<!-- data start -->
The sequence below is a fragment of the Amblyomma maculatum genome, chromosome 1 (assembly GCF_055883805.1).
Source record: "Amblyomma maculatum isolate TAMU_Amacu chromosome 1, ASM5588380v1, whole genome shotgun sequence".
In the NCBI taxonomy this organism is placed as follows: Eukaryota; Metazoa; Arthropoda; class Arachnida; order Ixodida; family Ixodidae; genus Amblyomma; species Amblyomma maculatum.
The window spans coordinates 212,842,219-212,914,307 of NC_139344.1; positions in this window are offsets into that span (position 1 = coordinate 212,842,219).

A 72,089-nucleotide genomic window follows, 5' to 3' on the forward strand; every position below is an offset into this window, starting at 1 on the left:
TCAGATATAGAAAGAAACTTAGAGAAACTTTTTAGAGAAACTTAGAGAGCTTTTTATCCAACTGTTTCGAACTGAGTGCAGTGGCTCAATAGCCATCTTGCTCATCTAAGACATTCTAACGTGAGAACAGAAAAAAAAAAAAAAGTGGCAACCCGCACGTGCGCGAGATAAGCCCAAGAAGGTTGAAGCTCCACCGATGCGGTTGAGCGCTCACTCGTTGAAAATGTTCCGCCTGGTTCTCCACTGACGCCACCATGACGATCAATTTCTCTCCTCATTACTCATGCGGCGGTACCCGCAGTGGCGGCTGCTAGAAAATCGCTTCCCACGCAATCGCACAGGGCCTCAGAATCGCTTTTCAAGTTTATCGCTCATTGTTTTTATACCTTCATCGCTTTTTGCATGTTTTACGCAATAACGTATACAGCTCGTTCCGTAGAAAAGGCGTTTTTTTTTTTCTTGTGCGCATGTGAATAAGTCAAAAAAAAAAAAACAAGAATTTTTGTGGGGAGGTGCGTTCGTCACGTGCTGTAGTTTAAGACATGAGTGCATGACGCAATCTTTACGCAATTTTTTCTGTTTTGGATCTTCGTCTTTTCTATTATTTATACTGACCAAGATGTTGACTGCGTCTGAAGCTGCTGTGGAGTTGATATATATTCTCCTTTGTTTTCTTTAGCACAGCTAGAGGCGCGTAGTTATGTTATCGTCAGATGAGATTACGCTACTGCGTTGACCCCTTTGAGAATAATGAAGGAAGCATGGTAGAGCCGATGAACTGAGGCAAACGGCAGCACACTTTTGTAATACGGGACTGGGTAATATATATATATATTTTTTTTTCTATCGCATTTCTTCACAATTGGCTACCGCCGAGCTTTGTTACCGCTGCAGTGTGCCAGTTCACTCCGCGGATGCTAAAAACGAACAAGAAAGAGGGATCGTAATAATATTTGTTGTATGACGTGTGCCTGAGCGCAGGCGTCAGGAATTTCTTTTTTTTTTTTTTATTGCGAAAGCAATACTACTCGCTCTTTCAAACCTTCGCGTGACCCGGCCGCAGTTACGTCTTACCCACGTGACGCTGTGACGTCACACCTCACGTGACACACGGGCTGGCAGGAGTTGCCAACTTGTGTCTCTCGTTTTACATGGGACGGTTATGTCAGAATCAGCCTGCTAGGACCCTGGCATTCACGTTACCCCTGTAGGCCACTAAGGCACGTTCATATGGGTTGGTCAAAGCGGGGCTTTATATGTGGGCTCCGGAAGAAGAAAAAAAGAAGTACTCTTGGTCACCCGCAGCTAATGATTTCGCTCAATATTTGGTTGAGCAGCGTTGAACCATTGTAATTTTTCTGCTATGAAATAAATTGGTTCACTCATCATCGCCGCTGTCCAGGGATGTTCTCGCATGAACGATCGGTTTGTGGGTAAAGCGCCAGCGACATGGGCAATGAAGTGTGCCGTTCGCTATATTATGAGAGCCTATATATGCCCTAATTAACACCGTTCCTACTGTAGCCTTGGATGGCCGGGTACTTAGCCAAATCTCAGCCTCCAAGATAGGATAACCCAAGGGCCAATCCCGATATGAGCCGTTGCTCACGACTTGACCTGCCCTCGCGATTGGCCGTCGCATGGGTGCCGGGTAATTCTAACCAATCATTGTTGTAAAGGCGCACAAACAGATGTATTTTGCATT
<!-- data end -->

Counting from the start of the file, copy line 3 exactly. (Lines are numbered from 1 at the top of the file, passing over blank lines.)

In the NCBI taxonomy this organism is placed as follows: Eukaryota; Metazoa; Arthropoda; class Arachnida; order Ixodida; family Ixodidae; genus Amblyomma; species Amblyomma maculatum.